Why It's True: You Should Own, Not Rent

By Jeff Brown

The "American Dream" means owning a home rather than renting. And despite the huge losses millions of homeowners suffered in the past decade, the dream is still alive and well. But what, exactly, do people value the most in owning over renting? A study by Fannie Mae shows that most renters aspire to own someday, though they feel it may be more difficult to buy than in the past. The strong appeal to owning is rooted in the sense of control.

A full 90% of renters said they expected to own at some point in the future. Of those renters surveyed, 84% cited "having control over what you do with your living space" as a reason owning is better than renting. "Having a sense of privacy and security" was cited by 80%, "having a good place for your family or to raise your children" by 78% and "living in a nicer home" by 71%. Many also cited the presumed financial benefits of owning over renting, with 78% citing "having the best investment plan," 70% saying "building up wealth" and 69% saying "saving for retirement."
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Still, renting did seem to offer some advantages over owning, with 57% citing "living within your budget," 52% "having less stress" and 50% "making the best decision given the current economic climate." This last figure reflects the especially high hurdles facing would-be homeowners today, including high down payment requirements and tough loan-approval guidelines. A decade ago, loans were easy to come by and buyers had to put little or nothing down.

"Renters who prefer to own perceive potential financial hurdles, and many of them think it would be difficult for them to get a mortgage today," Fannie Mae reported. "Compared to the owners they aspire to become, renters are more likely to have fewer assets, higher debt stress, and less income."
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Asked their primary reason for renting now, 49% of those aged 18 to 34 cited making themselves "financially ready to own." Of those aged 35 and older, 26% cited that reason. In the younger group, 15% said they rent because it is more affordable than owning, while 23% of the older renters cited that reason. In comparison, all the other reasons for renting were relatively unimportant. Renting as a protection against a possible decline in home prices, for instance, was cited by just 1% of those 18 to 34, and 3% of those 35 and older.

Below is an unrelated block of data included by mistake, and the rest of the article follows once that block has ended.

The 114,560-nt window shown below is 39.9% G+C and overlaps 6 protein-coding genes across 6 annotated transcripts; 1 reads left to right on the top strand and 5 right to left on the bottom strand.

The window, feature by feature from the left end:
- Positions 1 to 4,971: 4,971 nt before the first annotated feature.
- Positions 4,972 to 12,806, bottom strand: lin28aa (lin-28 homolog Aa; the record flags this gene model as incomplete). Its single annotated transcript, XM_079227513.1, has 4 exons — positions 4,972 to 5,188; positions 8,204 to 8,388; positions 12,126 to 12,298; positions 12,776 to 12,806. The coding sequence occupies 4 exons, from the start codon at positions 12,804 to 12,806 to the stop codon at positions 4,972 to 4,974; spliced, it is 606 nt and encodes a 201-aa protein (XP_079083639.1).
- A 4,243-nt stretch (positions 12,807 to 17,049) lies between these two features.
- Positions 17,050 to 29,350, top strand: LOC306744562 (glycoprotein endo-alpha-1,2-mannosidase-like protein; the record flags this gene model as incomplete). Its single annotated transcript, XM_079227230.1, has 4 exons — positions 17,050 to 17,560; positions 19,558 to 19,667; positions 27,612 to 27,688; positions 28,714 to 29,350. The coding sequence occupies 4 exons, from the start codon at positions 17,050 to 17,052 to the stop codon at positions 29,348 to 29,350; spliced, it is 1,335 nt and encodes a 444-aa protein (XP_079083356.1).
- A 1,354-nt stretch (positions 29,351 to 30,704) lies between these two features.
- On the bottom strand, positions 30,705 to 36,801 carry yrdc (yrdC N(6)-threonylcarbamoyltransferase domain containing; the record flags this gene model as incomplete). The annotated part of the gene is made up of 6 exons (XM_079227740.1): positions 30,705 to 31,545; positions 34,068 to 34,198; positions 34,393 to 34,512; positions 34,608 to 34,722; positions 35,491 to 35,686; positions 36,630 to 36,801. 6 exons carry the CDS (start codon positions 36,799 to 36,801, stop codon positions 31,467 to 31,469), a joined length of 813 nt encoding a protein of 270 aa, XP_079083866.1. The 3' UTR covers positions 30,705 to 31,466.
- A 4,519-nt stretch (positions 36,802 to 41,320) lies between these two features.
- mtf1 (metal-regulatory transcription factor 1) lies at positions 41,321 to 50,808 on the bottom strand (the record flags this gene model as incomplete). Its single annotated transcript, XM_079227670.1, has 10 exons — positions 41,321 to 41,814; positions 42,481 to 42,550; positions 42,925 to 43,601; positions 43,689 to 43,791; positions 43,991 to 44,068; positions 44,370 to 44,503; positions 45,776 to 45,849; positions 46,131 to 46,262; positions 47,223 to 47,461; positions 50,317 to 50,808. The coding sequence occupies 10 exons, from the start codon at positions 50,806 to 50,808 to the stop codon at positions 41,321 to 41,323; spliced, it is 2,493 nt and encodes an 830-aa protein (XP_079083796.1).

So do renters' survey responses reflect a sound understanding of the benefits of owning over renting? For the most part, yes. There's no doubt owning is preferable for anyone who values control. Not many landlords will let tenants change paint colors, let alone knock down the wall from the kitchen to dining room.
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Financially, owning is preferable so long as one will stay put long enough. Generally, it takes four or five years for a home's price to rise enough to offset the various costs of buying and selling, such as transfer taxes and real estate agent's commission. Over longer periods, owners build equity from appreciation and the gradual reduction of mortgage debt.

But homes have not proven to be terrific investments. On average, prices grow at about the inflation rate of around 3% a year -- while alternatives such as stocks earn much more. So when those renters do look to buy, the best move is to buy the least expensive home that satisfies their needs and to invest the savings in some other way.

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